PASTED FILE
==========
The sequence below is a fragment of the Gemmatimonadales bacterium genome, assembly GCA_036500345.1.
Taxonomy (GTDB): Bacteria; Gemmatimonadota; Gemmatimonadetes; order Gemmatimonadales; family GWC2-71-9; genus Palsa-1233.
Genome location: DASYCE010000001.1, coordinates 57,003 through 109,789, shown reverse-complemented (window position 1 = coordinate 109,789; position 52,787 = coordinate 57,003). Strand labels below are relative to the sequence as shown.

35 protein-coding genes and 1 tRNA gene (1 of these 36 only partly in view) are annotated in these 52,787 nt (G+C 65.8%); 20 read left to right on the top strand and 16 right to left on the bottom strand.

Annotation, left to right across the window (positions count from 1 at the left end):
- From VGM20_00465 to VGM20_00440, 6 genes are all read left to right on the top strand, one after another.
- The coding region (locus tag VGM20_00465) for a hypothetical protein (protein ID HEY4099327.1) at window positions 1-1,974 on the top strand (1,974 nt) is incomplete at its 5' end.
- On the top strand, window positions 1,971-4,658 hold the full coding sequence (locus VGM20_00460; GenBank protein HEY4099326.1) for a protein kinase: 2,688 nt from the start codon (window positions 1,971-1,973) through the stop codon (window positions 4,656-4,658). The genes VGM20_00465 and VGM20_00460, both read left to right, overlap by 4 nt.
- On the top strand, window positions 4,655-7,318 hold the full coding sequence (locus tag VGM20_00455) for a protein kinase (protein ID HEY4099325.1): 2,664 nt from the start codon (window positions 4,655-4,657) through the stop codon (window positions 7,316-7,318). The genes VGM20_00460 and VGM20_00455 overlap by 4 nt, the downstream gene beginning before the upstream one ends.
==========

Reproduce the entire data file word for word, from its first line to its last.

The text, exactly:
The sequence below is a fragment of the Gemmatimonadales bacterium genome, assembly GCA_036500345.1.
Taxonomy (GTDB): Bacteria; Gemmatimonadota; Gemmatimonadetes; order Gemmatimonadales; family GWC2-71-9; genus Palsa-1233.
Genome location: DASYCE010000001.1, coordinates 57,003 through 109,789, shown reverse-complemented (window position 1 = coordinate 109,789; position 52,787 = coordinate 57,003). Strand labels below are relative to the sequence as shown.

35 protein-coding genes and 1 tRNA gene (1 of these 36 only partly in view) are annotated in these 52,787 nt (G+C 65.8%); 20 read left to right on the top strand and 16 right to left on the bottom strand.

Annotation, left to right across the window (positions count from 1 at the left end):
- From VGM20_00465 to VGM20_00440, 6 genes are all read left to right on the top strand, one after another.
- The coding region (locus tag VGM20_00465) for a hypothetical protein (protein ID HEY4099327.1) at window positions 1-1,974 on the top strand (1,974 nt) is incomplete at its 5' end.
- On the top strand, window positions 1,971-4,658 hold the full coding sequence (locus VGM20_00460; GenBank protein HEY4099326.1) for a protein kinase: 2,688 nt from the start codon (window positions 1,971-1,973) through the stop codon (window positions 4,656-4,658). The genes VGM20_00465 and VGM20_00460, both read left to right, overlap by 4 nt.
- On the top strand, window positions 4,655-7,318 hold the full coding sequence (locus tag VGM20_00455) for a protein kinase (protein ID HEY4099325.1): 2,664 nt from the start codon (window positions 4,655-4,657) through the stop codon (window positions 7,316-7,318). The genes VGM20_00460 and VGM20_00455 overlap by 4 nt, the downstream gene beginning before the upstream one ends.